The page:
In 1873, Squier and his wife, Miriam Florence Follin (1828-1914), divorced. Shortly thereafter, he began to show signs of mental deterioration and was committed to an asylum before eventually becoming the ward of his brother Frank. He died in 1888. Although his anthropological pursuits ceased during the latter part of his life, Squier is nonetheless remembered as a passionate intellectual who attempted to answer theoretical questions about human behavior and the nature of the organization of societies. Above all, he sought to understand trans-historical and cross-cultural similarities between ancient societies, which has earned him a prominent place as one of the forerunners of modern anthropology.
Collection Scope and Content Note
Of the 43 documents in this collection, which date from February 23, 1818 to October 20, 1886, Squier is the author of eight. The remaining items consist of incoming correspondence (not always to Squier), which cover Squier's career as a writer, his involvement in politics, and his diplomatic appointments in Central and South America. Although he is best known for his contributions to the field of anthropology, the letters do not provide substantial information on this phase of his life.
Seven letters in the collection pertain exclusively to family correspondence. Of these, Squier's father, Joel Squier, wrote four, and his uncle, Ethan Squier, wrote two. These letters make reference to Squier's position as editor of the Scioto Gazette and his election as House Clerk by the Ohio House of Representatives.
Most diplomatic correspondence represented in the collection was written between 1851 and 1886, and are in English or Spanish. The letters primarily concern relations between the United States and the countries of Honduras, Nicaragua, and, to a lesser extent, Peru. Two letters are from members of the United States and Central American Exploring and Mining Company (September 11, 1851), and the American Geographical and Statistical Society of the State of New York (August 18, 1862) to the government of Honduras, asking for permission to live and work in the country. Also of note are six letters, exchanged between Secretary of State William H. Seward and Luis Molina, Honduran Minister to the United States, in which Seward informs Molina of a blockade of ports in many southern states (April 27, 1862) and Abraham Lincoln's proclamation of the draft (May 9, 1863), among other matters.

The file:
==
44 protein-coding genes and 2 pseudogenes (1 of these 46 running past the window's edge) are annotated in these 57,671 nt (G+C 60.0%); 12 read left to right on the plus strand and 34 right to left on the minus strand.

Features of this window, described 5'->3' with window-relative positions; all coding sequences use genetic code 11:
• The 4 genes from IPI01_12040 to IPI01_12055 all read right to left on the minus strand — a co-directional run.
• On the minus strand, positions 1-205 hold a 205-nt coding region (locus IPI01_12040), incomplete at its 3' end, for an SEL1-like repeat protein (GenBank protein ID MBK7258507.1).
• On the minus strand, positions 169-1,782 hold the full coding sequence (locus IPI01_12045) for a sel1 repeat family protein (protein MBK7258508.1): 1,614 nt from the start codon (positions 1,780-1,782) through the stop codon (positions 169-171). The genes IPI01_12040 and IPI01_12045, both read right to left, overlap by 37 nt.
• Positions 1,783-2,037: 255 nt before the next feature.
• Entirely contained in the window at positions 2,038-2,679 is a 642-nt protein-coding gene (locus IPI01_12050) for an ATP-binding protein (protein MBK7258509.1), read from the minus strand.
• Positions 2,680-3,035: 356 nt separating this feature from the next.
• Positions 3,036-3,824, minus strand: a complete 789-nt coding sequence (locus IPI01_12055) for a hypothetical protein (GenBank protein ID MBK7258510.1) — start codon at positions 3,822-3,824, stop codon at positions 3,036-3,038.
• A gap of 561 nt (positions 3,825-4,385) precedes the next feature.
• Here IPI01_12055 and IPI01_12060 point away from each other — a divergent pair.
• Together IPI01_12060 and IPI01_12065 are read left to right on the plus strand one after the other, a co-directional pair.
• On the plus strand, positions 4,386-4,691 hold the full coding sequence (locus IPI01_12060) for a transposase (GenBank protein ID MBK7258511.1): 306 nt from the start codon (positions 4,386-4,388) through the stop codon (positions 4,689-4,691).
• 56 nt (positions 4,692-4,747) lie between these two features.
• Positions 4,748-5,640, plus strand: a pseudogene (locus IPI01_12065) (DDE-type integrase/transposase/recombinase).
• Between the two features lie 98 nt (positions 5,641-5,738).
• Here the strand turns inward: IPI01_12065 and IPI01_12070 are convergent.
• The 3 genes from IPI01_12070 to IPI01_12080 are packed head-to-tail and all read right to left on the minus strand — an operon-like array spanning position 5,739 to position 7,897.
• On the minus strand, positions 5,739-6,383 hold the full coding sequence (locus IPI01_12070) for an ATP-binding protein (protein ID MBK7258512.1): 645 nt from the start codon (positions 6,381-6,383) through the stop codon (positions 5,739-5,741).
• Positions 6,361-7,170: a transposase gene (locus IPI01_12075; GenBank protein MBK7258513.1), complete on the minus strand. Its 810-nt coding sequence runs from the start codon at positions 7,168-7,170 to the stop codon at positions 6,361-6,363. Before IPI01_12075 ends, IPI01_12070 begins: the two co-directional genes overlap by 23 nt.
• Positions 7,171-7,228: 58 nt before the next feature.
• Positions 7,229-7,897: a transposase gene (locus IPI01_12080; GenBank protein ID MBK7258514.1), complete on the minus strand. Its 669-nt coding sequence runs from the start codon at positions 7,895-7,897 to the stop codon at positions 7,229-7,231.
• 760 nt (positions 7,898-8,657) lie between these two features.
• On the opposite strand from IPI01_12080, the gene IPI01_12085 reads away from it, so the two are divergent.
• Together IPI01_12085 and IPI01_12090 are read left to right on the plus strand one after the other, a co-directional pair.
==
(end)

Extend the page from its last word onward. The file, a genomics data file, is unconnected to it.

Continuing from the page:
Letters written to Squier during this period consist of correspondence from Senator Charles Sumner, Secretary of State Hamilton Fish, President of the Republic of Honduras Jose Maria Medina, Minister of Foreign Affairs for the Republic of Honduras Ponciano Leira, and Minister Plenipotentiary of the Republic of Honduras Ignacio Gomez. They primarily discuss Squier's appointment as Consul-General of the Republic of Honduras, the Interoceanic Railway Project, etc.
Squier's sole mention of anthropology is in a letter he wrote in 1874, in which he refers to the Anthropological Institute of New York. Formerly known as the American Ethnological Society, the Institute was founded by Squier and others who wanted to form an organization modeled after anthropological societies in Europe. Squier writes, "…Our Anthropological Inst. hangs fire. There are few here who can be enlisted in promoting it…I fear my days of hard work are pretty much over…" (April 26, 1874).
Also in the collection are 15 items, housed in the Graphics Division. These include a photograph of "Hacienda of 'Coltos'," and several watercolors and pencil sketches depicting villages and people in Central America, as well as some miscellaneous items. The sketches and watercolors bear Squier's name, so it is plausible that he is indeed the artist.
The Ephraim George Squier papers thus provide substantial information on diplomatic relations between the United States and Central America as well as on Squier's role in these relations. While not representative of his career as an anthropologist, the collection does hint at the final days of a man whose inquisitiveness is still evident.
Archaeology--Mississippi River Valley.
Central America--Foreign Relations--United States.
Diplomatic and consular service, American--Central America.
Diplomatic and consular service, American--Hondurans.
Diplomatic and consular service, American--Nicaragua.
Diplomatic and consular service, American--Peru.
Diplomatic and consular service, Honduran--United States.
Diplomatic and consular service, Nicaraguan--United States.
Honduras--Foreign Relations--United States.
Journalism--Political Aspects--United States History--19th Century.
Nicaragua--Foreign Relations--United States.
Ohio--House of Representatives.